Applied Cryptography, Second Edition: Protocols, Algorthms, and Source Code in C (cloth)
(Publisher: John Wiley & Sons, Inc.)
Author(s): Bruce Schneier
ISBN: 0471128457
Publication Date: 01/01/96

In the real world, lawyers are often used as arbitrators. For example, Alice is selling a car to Bob, a stranger. Bob wants to pay by check, but Alice has no way of knowing if the check is good. Alice wants the check to clear before she turns the title over to Bob. Bob, who doesn’t trust Alice any more than she trusts him, doesn’t want to hand over a check without receiving a title.

TABLE 2.1
Dramatis Personae

Alice First participant in all the protocols
Bob Second participant in all the protocols
Carol Participant in the three- and four-party protocols
Dave Participant in the four-party protocols
Eve Eavesdropper
Mallory Malicious active attacker
Trent Trusted arbitrator
Walter Warden; he’ll be guarding Alice and Bob in some protocols
Peggy Prover
Victor Verifier

Figure 2.1  Types of protocols.

Enter a lawyer trusted by both. With his help, Alice and Bob can use the following protocol to ensure that neither cheats the other:

(1)  Alice gives the title to the lawyer.
(2)  Bob gives the check to Alice.
(3)  Alice deposits the check.
(4)  After waiting a specified time period for the check to clear, the lawyer gives the title to Bob. If the check does not clear within the specified time period, Alice shows proof of this to the lawyer and the lawyer returns the title to Alice.

In this protocol, Alice trusts the lawyer not to give Bob the title unless the check has cleared, and to give it back to her if the check does not clear. Bob trusts the lawyer to hold the title until the check clears, and to give it to him once it does. The lawyer doesn’t care if the check clears. He will do his part of the protocol in either case, because he will be paid in either case.

In the example, the lawyer is playing the part of an escrow agent. Lawyers also act as arbitrators for wills and sometimes for contract negotiations. The various stock exchanges act as arbitrators between buyers and sellers.

Bankers also arbitrate protocols. Bob can use a certified check to buy a car from Alice:

(1)  Bob writes a check and gives it to the bank.
(2)  After putting enough of Bob’s money on hold to cover the check, the bank certifies the check and gives it back to Bob.
(3)  Alice gives the title to Bob and Bob gives the certified check to Alice.
(4)  Alice deposits the check.

This protocol works because Alice trusts the banker’s certification. Alice trusts the bank to hold Bob’s money for her, and not to use it to finance shaky real estate operations in mosquito-infested countries.

A notary public is another arbitrator. When Bob receives a notarized document from Alice, he is convinced that Alice signed the document voluntarily and with her own hand. The notary can, if necessary, stand up in court and attest to that fact.

The concept of an arbitrator is as old as society. There have always been people—rulers, priests, and so on—who have the authority to act fairly. Arbitrators have a certain social role and position in our society; betraying the public trust would jeopardize that. Lawyers who play games with escrow accounts face almost-certain disbarment, for example. This picture of trust doesn’t always exist in the real world, but it’s the ideal.

This ideal can translate to the computer world, but there are several problems with computer arbitrators:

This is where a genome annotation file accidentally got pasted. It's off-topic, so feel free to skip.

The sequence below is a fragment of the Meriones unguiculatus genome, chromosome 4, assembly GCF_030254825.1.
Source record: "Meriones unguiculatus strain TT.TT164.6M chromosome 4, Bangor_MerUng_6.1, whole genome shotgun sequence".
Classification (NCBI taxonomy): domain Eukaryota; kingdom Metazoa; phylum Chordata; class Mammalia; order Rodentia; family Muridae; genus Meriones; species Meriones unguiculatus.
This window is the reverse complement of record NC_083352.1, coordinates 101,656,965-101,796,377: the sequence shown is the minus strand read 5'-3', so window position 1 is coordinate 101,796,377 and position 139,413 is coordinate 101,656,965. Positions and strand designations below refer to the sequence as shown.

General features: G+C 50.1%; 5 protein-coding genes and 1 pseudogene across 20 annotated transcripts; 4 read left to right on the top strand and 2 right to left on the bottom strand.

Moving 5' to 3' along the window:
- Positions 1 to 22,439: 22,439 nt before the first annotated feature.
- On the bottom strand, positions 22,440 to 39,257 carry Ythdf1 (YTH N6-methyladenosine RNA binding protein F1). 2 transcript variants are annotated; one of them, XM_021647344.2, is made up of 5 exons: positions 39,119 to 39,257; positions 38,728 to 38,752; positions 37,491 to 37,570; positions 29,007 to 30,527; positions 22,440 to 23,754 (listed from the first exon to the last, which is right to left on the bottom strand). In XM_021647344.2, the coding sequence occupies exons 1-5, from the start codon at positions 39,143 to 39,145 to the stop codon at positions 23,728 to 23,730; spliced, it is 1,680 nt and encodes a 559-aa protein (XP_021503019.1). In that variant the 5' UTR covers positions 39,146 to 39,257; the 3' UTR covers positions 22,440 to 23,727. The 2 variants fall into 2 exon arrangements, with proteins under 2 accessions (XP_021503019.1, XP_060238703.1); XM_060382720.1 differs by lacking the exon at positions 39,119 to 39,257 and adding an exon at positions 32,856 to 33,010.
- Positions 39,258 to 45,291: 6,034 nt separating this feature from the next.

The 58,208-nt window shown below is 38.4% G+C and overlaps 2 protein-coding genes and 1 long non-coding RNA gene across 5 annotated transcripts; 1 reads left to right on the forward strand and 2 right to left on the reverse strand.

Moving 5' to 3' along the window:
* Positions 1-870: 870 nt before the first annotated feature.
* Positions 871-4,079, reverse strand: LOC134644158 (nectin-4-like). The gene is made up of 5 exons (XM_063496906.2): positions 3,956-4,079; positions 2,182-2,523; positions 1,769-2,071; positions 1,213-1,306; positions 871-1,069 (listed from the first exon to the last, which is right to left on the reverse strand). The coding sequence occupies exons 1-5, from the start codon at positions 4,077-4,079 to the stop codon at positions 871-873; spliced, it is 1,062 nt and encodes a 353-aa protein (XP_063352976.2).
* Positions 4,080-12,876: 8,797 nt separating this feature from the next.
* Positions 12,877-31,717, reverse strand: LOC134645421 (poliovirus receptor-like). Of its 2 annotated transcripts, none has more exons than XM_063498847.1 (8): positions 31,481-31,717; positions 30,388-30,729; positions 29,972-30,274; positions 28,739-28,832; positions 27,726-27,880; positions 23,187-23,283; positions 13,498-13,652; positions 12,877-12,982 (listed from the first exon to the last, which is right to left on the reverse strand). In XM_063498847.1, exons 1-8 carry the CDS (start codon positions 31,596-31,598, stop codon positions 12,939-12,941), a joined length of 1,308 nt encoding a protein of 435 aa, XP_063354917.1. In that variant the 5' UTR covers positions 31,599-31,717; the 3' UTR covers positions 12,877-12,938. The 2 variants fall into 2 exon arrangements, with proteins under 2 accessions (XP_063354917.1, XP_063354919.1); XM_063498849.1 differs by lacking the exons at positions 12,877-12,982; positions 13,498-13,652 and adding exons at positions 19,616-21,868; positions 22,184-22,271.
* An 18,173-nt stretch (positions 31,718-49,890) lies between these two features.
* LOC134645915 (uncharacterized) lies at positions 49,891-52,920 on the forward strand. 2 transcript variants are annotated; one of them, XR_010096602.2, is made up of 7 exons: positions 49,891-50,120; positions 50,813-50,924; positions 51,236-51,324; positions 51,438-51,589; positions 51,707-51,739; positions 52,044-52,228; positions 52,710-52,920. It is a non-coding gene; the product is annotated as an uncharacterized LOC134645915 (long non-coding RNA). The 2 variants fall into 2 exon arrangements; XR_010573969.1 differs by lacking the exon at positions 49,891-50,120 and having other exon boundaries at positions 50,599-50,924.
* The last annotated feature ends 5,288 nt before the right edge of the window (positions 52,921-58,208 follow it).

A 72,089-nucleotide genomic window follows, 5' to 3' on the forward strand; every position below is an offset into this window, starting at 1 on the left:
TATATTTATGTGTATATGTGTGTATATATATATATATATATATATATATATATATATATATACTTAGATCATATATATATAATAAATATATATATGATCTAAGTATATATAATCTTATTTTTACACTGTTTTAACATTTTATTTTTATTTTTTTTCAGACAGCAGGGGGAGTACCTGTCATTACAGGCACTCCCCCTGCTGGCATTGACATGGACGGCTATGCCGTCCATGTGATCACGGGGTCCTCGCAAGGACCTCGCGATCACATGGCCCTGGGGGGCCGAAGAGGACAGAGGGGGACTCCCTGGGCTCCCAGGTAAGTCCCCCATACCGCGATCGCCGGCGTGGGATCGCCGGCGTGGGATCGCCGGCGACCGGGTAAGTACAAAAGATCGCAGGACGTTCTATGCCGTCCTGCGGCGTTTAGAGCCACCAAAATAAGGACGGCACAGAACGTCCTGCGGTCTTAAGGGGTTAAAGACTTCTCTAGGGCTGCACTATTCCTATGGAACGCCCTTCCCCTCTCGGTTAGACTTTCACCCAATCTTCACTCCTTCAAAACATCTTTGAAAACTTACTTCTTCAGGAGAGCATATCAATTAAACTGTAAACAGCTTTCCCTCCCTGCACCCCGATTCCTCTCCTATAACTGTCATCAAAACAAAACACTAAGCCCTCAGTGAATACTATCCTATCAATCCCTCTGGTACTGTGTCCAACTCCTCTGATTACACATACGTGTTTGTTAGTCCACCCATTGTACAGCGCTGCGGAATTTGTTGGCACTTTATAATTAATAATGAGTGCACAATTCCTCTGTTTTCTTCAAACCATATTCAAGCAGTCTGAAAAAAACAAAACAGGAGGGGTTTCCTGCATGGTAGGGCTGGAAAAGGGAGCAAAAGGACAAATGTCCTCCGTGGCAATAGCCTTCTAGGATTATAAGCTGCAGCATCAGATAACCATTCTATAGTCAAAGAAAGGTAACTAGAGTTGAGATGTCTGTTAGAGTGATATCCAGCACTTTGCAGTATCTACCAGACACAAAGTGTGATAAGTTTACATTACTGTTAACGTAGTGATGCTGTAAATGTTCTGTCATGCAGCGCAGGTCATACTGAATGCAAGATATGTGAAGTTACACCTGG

— It is easier to find and trust a neutral third party if you know who the party is and can see his face. Two parties suspicious of each other are also likely to be suspicious of a faceless arbitrator somewhere else on the network.
— The computer network must bear the cost of maintaining an arbitrator. We all know what lawyers charge; who wants to bear that kind of network overhead?
— There is a delay inherent in any arbitrated protocol.
— The arbitrator must deal with every transaction; he is a bottleneck in large-scale implementations of any protocol. Increasing the number of arbitrators in the implementation can mitigate this problem, but that increases the cost.
— Since everyone on the network must trust the arbitrator, he represents a vulnerable point for anyone trying to subvert the network.

Even so, arbitrators still have a role to play. In protocols using a trusted arbitrator, the part will be played by Trent.

Because of the high cost of hiring arbitrators, arbitrated protocols can be subdivided into two lower-level subprotocols. One is a nonarbitrated subprotocol, executed every time parties want to complete the protocol. The other is an arbitrated subprotocol, executed only in exceptional circumstances—when there is a dispute. This special type of arbitrator is called an adjudicator (see Figure 2.1b).

An adjudicator is also a disinterested and trusted third party. Unlike an arbitrator, he is not directly involved in every protocol. The adjudicator is called in only to determine whether a protocol was performed fairly.

Judges are professional adjudicators. Unlike a notary public, a judge is brought in only if there is a dispute. Alice and Bob can enter into a contract without a judge. A judge never sees the contract until one of them hauls the other into court.

This contract-signing protocol can be formalized in this way:

Nonarbitrated subprotocol (executed every time):

(1)  Alice and Bob negotiate the terms of the contract.
(2)  Alice signs the contract.
(3)  Bob signs the contract.

Adjudicated subprotocol (executed only in case of a dispute):

(4)  Alice and Bob appear before a judge.
(5)  Alice presents her evidence.
(6)  Bob presents his evidence.
(7)  The judge rules on the evidence.

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